Milwaukie Parks and Sustainability Director JoAnn Herrigel recently submitted her resignation letter to friends and colleagues after working for the city for 19 years.

by: FILE PHOTO - JoAnn Herrigel Launching construction of Riverfront Park and obtaining $2.4 million in state grants for Phase 2 construction in June 2014 could go down in history as Herrigel’s and Milwaukie’s biggest accomplishments of the 2010s. She has been heading the Riverfront Park project since 2000.

“Together, we have designed and built neighborhood parks, enhanced recycling programs, educated the public about a variety of public projects and celebrated this community with public events and performances,” she wrote on Sept. 23. “Most importantly, we have worked together to design and permit Milwaukie Riverfront Park and have successfully funded Klein Point Overlook, new boating facilities and a riverside pathway.”

In overseeing Milwaukie’s solid-waste programs, utility franchise negotiations, recycling initiatives, communications and code compliance, few people have worked for the city longer than Herrigel. Only 15 employees have longer tenures in Milwaukie, including eight sworn police officers. Library Supervisor Nancy Wittig is Milwaukie’s longest-serving employee at 37 years.

After it stopped trying to attract a minor-league baseball team, Milwaukie reorganized its Community Services Department last year to allow Herrigel to focus on the completion of Riverfront Park. Program Coordinator Beth Ragel’s responsibility for the neighborhood associations and building volunteer opportunities for citizens moved to the city manager’s office, while other Community Services programs that Herrigel oversaw, such as parking and code-enforcement staff, moved to the Police Department.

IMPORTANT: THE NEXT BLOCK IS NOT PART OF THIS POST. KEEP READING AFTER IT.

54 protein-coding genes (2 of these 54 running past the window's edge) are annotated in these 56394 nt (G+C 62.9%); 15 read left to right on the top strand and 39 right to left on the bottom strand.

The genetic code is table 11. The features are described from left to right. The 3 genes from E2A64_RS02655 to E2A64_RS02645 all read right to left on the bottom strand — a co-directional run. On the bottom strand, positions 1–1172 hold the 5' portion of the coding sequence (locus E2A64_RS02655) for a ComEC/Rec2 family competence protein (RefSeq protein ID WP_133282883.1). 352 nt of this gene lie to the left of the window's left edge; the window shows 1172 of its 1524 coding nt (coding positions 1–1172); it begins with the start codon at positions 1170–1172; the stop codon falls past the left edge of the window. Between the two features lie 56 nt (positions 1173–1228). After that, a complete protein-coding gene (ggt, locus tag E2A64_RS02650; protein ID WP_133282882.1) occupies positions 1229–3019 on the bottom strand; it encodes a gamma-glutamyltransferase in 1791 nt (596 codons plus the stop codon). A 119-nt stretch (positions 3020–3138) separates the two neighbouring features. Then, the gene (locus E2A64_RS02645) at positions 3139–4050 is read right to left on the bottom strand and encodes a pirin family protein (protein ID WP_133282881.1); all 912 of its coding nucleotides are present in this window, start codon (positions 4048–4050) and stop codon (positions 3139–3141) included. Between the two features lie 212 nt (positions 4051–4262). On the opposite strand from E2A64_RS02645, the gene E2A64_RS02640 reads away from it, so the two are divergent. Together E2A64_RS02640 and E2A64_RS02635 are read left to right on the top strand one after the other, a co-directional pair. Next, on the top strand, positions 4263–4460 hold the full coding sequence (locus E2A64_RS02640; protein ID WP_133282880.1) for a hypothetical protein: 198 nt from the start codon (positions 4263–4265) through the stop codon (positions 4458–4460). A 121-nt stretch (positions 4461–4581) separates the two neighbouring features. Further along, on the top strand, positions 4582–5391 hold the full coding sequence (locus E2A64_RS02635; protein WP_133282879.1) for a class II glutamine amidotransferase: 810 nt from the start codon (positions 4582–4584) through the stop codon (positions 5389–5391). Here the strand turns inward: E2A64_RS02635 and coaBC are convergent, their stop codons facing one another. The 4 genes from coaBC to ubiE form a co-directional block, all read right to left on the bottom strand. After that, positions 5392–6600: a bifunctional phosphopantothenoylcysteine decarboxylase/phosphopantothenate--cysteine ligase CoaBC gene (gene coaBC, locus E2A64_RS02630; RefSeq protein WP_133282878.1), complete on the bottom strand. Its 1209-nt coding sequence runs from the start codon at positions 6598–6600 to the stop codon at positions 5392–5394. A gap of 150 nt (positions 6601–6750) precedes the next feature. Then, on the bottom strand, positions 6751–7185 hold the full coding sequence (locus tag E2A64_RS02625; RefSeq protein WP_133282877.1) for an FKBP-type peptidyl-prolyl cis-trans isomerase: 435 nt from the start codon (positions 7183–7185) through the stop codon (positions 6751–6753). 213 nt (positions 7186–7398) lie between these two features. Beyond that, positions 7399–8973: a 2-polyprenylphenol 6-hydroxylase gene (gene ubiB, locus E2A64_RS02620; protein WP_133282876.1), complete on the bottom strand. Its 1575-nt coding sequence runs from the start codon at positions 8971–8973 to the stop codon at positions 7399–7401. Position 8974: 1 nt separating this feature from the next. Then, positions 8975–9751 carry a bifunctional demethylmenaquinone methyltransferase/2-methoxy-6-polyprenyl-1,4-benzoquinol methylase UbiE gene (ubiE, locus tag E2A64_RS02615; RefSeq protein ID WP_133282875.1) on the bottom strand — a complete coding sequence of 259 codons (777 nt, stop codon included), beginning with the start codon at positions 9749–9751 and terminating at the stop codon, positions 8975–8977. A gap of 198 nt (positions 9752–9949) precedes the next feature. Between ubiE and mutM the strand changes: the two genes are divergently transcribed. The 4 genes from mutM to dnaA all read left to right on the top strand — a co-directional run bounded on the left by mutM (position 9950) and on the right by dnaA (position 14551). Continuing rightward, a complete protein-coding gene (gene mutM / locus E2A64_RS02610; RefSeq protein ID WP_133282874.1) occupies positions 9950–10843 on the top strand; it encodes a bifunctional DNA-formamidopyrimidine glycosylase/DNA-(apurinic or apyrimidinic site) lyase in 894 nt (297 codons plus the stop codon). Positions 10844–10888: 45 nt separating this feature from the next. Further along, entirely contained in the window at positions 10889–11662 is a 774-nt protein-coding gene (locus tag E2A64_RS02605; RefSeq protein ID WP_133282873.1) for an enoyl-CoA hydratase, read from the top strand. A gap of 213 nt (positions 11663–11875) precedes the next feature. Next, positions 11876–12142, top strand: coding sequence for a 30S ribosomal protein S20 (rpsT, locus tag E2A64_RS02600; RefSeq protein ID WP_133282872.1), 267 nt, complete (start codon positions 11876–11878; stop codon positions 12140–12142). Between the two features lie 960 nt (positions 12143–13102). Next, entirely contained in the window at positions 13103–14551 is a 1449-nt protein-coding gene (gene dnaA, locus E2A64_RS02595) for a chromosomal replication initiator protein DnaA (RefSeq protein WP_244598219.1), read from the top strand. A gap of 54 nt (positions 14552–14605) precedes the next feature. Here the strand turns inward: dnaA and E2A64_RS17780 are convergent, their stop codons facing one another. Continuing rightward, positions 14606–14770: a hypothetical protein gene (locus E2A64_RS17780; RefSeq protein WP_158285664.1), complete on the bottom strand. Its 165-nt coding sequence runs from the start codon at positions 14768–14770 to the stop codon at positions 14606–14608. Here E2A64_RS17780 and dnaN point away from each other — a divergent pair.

As the staff liaison to the Riverfront Board and the Parks and Recreation Board, Herrigel, 53, coordinated design, permitting, land acquisition and construction of city parks. She’s also chaired the city’s Sustainability Team for several years. She will “spend some time thinking” about her next adventure after she leaves her position Oct. 25.

“In short, it is time to move on, and I believe the Riverfront Park project is in a very good place for someone else to take over and push that project to completion,” she said.

After graduating from North Hunterdon Regional High School in Annandale, N.J., Herrigel went on to earn her bachelor’s degree in botany from the University of New Hampshire in 1982. Then she began working on the East Coast for solid-waste programs and got a master’s degree in city planning from the Massachusetts Institute of Technology in 1989. After developing “Metro Plan 2000” for the Boston area, she took a job coordinating the city of Gresham’s recycling program and also worked for the Association of Oregon Recyclers for a year before coming to Milwaukie.

In addition to Riverfront Park, the biggest changes she’s seen in Milwaukie include the construction of the North Main Street development at Main and Harrison; the design and construction of light rail; and the completion of the Trolley Trail and the Springwater Corridor’s Three Bridges Project. Her fondest memories include the annual riverfront bonfire/fireworks and the opening of Klein Point Overlook in December 2012.

“I have enjoyed working for the city and will miss all those I have worked with over the years,” she said. “The city has amazing and committed staff and a very, very active population.”

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